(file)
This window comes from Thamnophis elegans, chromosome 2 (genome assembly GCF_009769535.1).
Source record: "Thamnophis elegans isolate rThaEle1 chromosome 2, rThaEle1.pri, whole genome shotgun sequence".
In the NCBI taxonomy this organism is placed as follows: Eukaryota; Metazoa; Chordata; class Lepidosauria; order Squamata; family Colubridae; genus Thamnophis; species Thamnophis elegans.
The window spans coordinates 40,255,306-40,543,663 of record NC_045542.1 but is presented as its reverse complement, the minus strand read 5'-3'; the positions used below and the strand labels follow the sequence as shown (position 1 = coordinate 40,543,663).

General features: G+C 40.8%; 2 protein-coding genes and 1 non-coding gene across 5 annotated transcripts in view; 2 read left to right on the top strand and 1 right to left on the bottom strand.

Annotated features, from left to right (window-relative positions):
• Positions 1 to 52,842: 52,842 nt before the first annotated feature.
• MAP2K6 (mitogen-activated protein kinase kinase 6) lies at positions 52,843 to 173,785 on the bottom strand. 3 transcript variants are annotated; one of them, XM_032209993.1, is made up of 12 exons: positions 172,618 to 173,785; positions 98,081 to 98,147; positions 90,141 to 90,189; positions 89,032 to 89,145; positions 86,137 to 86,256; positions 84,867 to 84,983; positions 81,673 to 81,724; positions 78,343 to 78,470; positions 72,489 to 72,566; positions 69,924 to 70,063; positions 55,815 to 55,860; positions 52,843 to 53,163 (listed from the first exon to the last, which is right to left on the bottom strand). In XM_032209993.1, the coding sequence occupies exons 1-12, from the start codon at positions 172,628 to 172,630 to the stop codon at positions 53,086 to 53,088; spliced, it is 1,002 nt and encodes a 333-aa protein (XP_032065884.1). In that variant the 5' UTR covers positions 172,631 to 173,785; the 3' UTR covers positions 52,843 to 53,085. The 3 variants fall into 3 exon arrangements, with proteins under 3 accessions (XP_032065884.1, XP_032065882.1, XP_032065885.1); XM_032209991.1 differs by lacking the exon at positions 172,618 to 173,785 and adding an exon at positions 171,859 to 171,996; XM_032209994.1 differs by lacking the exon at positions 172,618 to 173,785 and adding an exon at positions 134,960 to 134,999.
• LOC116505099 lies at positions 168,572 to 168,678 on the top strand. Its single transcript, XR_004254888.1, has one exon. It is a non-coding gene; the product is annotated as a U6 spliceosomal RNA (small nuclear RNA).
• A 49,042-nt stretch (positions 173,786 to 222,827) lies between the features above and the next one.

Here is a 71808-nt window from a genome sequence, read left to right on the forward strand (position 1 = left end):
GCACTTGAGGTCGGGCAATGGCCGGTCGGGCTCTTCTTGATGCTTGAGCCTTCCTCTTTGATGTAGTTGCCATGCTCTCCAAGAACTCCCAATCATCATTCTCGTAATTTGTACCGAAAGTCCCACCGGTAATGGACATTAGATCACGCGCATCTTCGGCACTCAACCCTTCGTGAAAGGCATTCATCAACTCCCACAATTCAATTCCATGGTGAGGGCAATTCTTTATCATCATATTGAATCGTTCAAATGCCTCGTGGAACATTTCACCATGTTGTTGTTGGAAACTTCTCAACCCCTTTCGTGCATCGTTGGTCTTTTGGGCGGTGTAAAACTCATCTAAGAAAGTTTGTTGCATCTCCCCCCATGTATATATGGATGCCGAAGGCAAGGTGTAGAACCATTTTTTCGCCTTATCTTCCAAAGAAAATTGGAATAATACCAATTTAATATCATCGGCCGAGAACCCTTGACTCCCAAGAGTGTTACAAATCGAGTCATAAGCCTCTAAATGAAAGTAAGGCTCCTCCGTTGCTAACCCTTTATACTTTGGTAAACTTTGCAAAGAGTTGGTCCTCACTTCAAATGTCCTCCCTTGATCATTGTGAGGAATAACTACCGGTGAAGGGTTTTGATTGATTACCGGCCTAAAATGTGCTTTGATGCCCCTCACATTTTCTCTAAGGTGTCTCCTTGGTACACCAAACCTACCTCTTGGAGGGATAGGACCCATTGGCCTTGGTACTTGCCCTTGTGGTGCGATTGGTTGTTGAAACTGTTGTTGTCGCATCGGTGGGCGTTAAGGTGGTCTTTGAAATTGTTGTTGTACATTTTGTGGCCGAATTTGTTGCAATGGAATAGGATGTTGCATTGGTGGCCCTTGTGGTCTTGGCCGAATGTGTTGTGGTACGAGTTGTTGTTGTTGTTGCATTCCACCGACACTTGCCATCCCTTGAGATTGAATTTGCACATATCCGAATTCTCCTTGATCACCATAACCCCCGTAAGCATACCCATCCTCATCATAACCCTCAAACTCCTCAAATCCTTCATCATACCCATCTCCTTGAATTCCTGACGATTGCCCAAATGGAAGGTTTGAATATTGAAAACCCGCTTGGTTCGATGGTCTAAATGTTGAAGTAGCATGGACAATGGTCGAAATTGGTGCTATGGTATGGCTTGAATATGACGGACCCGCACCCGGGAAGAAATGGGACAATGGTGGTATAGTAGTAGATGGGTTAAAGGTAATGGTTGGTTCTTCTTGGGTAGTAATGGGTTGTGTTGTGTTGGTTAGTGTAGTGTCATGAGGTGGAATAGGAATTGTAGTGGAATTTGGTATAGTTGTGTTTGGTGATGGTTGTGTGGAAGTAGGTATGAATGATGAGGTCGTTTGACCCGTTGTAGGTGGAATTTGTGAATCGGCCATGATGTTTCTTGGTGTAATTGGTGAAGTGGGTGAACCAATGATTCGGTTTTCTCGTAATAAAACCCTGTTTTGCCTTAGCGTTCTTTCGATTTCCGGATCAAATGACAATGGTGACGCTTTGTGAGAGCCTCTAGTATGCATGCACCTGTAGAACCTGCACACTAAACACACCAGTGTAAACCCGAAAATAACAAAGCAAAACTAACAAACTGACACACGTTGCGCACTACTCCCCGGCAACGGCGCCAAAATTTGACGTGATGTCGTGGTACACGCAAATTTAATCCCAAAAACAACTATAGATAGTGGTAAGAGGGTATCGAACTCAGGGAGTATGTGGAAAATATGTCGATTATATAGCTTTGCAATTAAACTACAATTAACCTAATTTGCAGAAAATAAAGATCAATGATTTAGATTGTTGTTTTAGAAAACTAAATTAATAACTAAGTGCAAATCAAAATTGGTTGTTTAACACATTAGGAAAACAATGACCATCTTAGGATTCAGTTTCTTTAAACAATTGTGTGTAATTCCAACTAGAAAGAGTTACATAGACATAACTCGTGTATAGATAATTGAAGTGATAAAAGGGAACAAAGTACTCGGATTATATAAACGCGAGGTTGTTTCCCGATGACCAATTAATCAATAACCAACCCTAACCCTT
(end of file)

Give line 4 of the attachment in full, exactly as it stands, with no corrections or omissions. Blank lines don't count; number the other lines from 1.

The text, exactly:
The window spans coordinates 40,255,306-40,543,663 of record NC_045542.1 but is presented as its reverse complement, the minus strand read 5'-3'; the positions used below and the strand labels follow the sequence as shown (position 1 = coordinate 40,543,663).